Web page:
A few Saturdays ago, I was walking home after a long day on central campus. My only company all day had been the dataset in front of me, the software packages I was using to analyze it and the T.V. show I had playing on my phone to stave away the isolation-induced craziness imposed by the third-floor computer lab in Sibley Hall. In short, I was desperate for some interaction, any interaction, to give me a chance to speak, a chance to laugh, a chance to be more than a data analyst methodically manipulating shapefiles in GIS. Thankfully, I found that on my walk home. In the short strip of sidewalk outside of Collegetown Bagels, my 10-minute walk turned into at least 20 as I talked with no fewer than five people about assignment progress, hilarious costume parties attended with alumni friends living in New York and plans for the evening.
There are a lot of reasons why a four-year university experience is placed on a pedestal as an exceptional time in life for those able to live through it. To quote a friend’s graduation column from nearly three years ago, “Put a bunch of predominantly privileged kids up in an incubator on a hill where time is distorted and youth is forever.” However, I think this resource density explanation leaves out a key factor in the prepartum nostalgia that many of my classmates here and other undergraduate seniors across the country are starting to feel: the walkability of the campuses on which we spend these formative years.
Cornell might not seem like the best example of walkability at first glance, especially if that glance is taken from the bottom of the Slope when your destination is an early morning class at the top. Although I never personally experienced this predicament because I never lived on West, I do remember how freshman year walks from High Rise 5 on North Campus provided a harsh demonstration that Cornell was not only well distributed vertically, but horizontally too — sprawling yet hilly, the worst of both worlds.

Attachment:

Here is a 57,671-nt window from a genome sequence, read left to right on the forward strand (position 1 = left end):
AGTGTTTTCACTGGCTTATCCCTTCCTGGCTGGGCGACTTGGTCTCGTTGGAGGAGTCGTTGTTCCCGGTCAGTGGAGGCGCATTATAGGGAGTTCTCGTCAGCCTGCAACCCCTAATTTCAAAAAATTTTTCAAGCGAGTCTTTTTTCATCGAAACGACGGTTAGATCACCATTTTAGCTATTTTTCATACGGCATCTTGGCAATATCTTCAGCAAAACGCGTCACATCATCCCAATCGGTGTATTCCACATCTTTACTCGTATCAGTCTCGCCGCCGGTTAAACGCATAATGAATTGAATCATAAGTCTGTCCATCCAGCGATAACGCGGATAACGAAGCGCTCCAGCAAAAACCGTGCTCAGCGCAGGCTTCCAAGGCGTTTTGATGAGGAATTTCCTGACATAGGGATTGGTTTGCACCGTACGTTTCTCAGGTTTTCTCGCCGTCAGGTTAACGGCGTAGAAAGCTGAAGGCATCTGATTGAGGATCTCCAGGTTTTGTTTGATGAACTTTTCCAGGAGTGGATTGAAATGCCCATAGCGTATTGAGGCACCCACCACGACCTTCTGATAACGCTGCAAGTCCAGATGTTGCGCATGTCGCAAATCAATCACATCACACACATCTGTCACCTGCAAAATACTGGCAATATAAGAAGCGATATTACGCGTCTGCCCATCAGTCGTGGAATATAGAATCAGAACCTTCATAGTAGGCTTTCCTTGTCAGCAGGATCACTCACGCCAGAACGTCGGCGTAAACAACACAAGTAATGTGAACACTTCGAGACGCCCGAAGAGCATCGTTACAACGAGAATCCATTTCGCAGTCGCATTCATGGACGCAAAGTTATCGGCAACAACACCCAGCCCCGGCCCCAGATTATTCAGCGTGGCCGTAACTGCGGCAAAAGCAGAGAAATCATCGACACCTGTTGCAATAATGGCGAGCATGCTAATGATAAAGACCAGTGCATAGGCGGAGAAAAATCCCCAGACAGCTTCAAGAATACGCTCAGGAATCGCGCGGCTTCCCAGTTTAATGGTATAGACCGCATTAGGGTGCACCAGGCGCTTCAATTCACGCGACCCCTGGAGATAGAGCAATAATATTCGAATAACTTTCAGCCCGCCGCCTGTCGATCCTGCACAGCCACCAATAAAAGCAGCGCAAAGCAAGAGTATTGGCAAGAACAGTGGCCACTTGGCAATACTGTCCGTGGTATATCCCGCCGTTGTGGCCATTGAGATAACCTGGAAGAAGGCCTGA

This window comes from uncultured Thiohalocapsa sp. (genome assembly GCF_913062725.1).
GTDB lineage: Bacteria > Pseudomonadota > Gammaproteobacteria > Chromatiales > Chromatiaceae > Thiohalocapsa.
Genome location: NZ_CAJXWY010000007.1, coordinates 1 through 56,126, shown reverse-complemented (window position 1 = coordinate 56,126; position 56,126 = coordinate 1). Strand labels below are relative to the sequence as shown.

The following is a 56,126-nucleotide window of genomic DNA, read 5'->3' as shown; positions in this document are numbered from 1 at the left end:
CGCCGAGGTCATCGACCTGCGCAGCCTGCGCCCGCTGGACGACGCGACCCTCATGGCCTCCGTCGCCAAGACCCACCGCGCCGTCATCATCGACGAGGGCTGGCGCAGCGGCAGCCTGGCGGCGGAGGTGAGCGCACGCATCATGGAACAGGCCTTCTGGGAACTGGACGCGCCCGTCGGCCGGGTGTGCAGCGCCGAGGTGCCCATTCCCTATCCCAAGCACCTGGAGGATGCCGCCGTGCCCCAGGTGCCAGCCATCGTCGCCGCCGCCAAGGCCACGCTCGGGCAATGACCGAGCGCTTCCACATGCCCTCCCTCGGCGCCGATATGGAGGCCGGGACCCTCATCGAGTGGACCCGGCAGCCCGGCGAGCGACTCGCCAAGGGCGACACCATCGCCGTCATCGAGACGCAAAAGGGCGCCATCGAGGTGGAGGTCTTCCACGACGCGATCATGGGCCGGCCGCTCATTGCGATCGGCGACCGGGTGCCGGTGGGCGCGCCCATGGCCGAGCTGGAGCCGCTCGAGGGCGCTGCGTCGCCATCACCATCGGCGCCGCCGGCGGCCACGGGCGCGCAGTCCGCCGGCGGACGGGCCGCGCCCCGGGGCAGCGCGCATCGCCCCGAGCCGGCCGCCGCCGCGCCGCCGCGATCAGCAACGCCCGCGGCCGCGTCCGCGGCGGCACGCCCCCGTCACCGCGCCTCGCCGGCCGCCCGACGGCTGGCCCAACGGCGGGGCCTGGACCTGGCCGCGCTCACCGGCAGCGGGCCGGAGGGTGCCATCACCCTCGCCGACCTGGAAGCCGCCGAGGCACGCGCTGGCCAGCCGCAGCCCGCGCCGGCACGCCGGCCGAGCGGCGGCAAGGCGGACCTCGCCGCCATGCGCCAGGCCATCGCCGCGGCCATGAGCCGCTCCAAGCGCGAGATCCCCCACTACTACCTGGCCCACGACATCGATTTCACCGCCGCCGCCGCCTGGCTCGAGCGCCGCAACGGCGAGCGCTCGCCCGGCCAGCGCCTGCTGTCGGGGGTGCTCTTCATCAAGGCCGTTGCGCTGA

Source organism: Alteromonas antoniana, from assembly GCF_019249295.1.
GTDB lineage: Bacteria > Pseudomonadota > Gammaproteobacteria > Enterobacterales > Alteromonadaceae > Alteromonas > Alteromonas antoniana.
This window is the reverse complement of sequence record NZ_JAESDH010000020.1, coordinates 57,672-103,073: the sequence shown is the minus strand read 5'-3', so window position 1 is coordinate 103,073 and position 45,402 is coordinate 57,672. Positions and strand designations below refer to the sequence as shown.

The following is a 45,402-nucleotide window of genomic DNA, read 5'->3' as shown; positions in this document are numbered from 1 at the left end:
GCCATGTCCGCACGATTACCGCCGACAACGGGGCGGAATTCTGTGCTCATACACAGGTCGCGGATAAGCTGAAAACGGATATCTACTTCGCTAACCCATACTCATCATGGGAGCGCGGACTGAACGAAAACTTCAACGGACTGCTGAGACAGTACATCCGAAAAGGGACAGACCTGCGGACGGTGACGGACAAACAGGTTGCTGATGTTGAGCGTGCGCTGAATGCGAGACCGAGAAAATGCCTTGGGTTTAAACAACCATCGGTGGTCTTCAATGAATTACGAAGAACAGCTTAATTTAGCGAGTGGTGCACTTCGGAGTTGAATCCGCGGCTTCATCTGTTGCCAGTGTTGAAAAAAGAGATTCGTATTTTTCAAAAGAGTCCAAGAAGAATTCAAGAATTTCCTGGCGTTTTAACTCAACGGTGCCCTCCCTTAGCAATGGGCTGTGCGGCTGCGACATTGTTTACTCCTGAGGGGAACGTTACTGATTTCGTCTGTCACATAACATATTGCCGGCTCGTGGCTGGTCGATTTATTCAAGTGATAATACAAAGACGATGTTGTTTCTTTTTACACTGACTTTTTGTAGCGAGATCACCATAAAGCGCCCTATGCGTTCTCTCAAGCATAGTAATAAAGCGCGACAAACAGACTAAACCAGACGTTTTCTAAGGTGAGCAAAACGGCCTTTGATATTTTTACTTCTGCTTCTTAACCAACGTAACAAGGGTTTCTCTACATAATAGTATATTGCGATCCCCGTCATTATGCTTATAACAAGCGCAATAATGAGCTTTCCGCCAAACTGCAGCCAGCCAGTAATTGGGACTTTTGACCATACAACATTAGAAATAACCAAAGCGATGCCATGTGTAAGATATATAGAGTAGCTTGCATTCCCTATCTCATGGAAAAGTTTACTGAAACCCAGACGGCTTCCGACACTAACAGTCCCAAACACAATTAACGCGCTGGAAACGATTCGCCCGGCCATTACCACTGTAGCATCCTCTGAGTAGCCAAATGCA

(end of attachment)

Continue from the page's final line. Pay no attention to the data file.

And yet, compared to the auto-dependent suburb I have returned to every break and pandemic since August 2017, far above Cayuga’s waters is a sort of paradise. In Collegetown, I can leave and come back with a package of grape tomatoes I forgot in less time than it takes me to get to the grocery store back home, leaving me more time to write a column whilst my TikTok pasta practically cooks itself. In Collegetown, the apartments of multiple incredibly close friends and a smaller number of bars are no more than a stone’s throw away, especially given the way my Alaskan-raised roommate throws stones. In Collegetown, even though there’s no mass transit system on par with New York City’s subway, I’m a hop, skip and a step away from frequent TCAT service to Central Campus, Ithaca Mall or the Commons. Plus, I live above a Subway, so if I close my eyes, it’s easy to imagine that the conversations I can hear because of our building’s poor soundproofing are taking place in an actual subway station.
This isn’t to say that Cornell and Collegetown are perfect, or even anywhere near it. Instead, it is to say that they are so much better than the auto-centric alternatives many of us will be forced to return to at some point in our lives if we stay in the United States.
When I returned home at the start of the pandemic in March 2020, I quickly realized that if we didn’t drive somewhere, the only humans my family would see were those we don’t know walking their dogs across the street. Sure, cars drive down the road in front of our house all day and we have neighbors whose houses we can see, but if we don’t make an effort we are hard-pressed to see anybody’s face, hear their voice or feel their presence. That might make sense during the initial period of a global pandemic when little is certain about how well the disease spreads, but otherwise it is an inevitable result of policies that encourage alienation and isolation. The environment we experience on campus and in Collegetown — with its impromptu conversations, sunset viewings on the Slope and lounging on the Arts Quad — is a direct result of taking the opposite policy path.